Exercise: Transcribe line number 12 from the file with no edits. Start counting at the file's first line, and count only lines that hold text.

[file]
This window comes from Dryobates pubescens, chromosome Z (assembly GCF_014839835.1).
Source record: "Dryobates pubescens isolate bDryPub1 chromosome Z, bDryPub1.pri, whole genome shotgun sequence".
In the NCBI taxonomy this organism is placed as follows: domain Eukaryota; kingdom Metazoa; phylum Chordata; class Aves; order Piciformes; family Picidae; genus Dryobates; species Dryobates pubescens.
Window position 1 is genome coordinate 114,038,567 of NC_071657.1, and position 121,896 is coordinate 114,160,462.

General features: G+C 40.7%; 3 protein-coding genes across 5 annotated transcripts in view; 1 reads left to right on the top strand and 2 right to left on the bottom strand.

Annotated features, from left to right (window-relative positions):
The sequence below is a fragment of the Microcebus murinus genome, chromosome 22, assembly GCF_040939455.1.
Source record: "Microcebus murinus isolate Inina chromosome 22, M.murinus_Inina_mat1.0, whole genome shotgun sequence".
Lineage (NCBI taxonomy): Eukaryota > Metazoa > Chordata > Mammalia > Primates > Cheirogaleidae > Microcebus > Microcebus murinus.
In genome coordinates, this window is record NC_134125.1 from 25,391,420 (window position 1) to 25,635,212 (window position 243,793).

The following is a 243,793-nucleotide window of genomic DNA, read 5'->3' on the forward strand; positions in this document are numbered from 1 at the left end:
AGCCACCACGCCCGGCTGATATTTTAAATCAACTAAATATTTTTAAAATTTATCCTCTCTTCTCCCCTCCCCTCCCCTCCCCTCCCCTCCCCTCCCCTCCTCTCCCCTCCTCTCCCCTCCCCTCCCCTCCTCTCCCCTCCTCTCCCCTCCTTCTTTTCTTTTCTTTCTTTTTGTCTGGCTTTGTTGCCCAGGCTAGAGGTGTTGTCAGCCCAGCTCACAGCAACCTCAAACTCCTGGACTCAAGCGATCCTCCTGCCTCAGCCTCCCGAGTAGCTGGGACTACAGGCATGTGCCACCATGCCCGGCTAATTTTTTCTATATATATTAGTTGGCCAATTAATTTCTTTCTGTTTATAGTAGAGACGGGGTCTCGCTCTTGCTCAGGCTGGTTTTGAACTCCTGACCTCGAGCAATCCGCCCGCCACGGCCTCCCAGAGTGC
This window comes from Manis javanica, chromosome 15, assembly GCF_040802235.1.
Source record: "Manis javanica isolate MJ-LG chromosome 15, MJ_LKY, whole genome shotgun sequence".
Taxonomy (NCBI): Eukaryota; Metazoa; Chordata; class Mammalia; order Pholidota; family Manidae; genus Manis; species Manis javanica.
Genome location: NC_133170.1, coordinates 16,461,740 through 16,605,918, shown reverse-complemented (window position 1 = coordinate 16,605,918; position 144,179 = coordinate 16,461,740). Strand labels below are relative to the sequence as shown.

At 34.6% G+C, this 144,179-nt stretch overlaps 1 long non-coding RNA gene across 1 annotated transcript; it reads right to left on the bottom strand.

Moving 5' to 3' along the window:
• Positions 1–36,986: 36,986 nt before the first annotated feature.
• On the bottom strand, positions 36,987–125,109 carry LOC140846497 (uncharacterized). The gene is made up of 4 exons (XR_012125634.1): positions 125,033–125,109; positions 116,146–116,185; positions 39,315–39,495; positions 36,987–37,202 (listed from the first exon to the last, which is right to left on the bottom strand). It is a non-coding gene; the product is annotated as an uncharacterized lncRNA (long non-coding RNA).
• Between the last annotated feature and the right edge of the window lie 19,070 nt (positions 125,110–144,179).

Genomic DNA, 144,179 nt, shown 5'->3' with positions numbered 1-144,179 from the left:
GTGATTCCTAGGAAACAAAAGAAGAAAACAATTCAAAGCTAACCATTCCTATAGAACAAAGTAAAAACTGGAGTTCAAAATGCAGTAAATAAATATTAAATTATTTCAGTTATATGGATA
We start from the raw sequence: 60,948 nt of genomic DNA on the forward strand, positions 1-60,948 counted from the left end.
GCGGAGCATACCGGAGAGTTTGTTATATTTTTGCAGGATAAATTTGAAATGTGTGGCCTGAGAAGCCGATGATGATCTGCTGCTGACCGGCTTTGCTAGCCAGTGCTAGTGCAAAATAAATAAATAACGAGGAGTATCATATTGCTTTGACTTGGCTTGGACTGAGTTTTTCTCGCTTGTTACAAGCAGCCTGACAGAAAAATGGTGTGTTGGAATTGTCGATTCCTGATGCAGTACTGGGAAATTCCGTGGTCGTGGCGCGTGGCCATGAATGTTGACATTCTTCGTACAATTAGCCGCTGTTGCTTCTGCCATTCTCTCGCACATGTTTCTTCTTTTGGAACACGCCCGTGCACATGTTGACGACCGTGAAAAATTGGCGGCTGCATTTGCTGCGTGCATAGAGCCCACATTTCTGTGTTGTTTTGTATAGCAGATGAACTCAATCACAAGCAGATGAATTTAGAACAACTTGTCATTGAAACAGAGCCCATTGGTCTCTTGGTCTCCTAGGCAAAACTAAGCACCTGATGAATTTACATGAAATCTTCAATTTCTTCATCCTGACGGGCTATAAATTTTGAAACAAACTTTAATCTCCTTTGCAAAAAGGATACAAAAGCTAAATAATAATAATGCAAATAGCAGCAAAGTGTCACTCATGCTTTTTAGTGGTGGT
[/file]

AGCCACCACGCCCGGCTGATATTTTAAATCAACTAAATATTTTTAAAATTTATCCTCTCTTCTCCCCTCCCCTCCCCTCCCCTCCCCTCCCCTCCCCTCCTCTCCCCTCCTCTCCCCTCCCCTCCCCTCCTCTCCCCTCCTCTCCCCTCCTTCTTTTCTTTTCTTTCTTTTTGTCTGGCTTTGTTGCCCAGGCTAGAGGTGTTGTCAGCCCAGCTCACAGCAACCTCAAACTCCTGGACTCAAGCGATCCTCCTGCCTCAGCCTCCCGAGTAGCTGGGACTACAGGCATGTGCCACCATGCCCGGCTAATTTTTTCTATATATATTAGTTGGCCAATTAATTTCTTTCTGTTTATAGTAGAGACGGGGTCTCGCTCTTGCTCAGGCTGGTTTTGAACTCCTGACCTCGAGCAATCCGCCCGCCACGGCCTCCCAGAGTGC